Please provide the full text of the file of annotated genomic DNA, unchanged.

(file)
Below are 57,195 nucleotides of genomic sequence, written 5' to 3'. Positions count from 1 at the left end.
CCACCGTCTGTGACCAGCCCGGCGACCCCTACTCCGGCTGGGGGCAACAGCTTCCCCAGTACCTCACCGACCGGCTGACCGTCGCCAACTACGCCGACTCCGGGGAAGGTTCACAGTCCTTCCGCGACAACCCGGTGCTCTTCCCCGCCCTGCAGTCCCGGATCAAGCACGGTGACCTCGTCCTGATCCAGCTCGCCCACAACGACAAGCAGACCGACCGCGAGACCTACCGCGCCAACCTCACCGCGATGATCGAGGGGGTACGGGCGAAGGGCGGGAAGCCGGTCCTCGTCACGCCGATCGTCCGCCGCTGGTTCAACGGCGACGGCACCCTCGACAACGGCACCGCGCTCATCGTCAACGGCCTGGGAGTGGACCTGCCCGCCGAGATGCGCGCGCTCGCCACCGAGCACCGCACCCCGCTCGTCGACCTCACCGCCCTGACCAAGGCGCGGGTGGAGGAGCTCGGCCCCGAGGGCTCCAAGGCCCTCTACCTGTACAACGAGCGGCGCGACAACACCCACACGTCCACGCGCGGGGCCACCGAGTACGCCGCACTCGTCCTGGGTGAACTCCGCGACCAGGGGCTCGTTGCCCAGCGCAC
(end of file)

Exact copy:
Below are 57,195 nucleotides of genomic sequence, written 5' to 3'. Positions count from 1 at the left end.
CCACCGTCTGTGACCAGCCCGGCGACCCCTACTCCGGCTGGGGGCAACAGCTTCCCCAGTACCTCACCGACCGGCTGACCGTCGCCAACTACGCCGACTCCGGGGAAGGTTCACAGTCCTTCCGCGACAACCCGGTGCTCTTCCCCGCCCTGCAGTCCCGGATCAAGCACGGTGACCTCGTCCTGATCCAGCTCGCCCACAACGACAAGCAGACCGACCGCGAGACCTACCGCGCCAACCTCACCGCGATGATCGAGGGGGTACGGGCGAAGGGCGGGAAGCCGGTCCTCGTCACGCCGATCGTCCGCCGCTGGTTCAACGGCGACGGCACCCTCGACAACGGCACCGCGCTCATCGTCAACGGCCTGGGAGTGGACCTGCCCGCCGAGATGCGCGCGCTCGCCACCGAGCACCGCACCCCGCTCGTCGACCTCACCGCCCTGACCAAGGCGCGGGTGGAGGAGCTCGGCCCCGAGGGCTCCAAGGCCCTCTACCTGTACAACGAGCGGCGCGACAACACCCACACGTCCACGCGCGGGGCCACCGAGTACGCCGCACTCGTCCTGGGTGAACTCCGCGACCAGGGGCTCGTTGCCCAGCGCAC